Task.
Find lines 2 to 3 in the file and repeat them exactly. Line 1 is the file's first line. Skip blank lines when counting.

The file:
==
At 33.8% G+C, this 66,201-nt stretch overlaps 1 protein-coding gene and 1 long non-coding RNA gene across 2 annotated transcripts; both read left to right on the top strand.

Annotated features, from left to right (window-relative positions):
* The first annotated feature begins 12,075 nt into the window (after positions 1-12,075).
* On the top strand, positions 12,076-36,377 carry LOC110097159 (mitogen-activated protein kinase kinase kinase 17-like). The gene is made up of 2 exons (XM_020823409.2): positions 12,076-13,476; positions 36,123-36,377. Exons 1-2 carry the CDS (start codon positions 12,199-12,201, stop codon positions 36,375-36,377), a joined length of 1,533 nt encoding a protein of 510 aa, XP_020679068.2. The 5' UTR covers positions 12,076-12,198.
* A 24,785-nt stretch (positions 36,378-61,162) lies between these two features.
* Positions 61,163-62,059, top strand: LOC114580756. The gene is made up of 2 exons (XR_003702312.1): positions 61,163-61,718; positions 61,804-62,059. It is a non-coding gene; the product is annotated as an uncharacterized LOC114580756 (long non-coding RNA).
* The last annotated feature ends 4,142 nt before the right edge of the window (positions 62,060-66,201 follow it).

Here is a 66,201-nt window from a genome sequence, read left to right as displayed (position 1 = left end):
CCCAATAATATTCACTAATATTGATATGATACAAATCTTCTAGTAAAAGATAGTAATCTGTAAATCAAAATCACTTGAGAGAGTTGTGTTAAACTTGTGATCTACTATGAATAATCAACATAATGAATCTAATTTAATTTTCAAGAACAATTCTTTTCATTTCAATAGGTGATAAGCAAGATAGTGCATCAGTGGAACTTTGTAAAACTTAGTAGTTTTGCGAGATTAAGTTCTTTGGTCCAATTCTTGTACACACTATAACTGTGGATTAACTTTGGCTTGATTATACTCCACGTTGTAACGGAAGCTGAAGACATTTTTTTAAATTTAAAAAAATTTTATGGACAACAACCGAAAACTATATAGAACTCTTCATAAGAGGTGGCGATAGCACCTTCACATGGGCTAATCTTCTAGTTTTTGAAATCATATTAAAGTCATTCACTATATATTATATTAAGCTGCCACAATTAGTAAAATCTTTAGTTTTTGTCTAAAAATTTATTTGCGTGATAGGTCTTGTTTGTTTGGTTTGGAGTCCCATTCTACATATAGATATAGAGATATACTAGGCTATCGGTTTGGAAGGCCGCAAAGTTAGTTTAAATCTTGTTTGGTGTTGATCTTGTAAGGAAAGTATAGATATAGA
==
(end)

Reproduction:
Annotated features, from left to right (window-relative positions):
* The first annotated feature begins 12,075 nt into the window (after positions 1-12,075).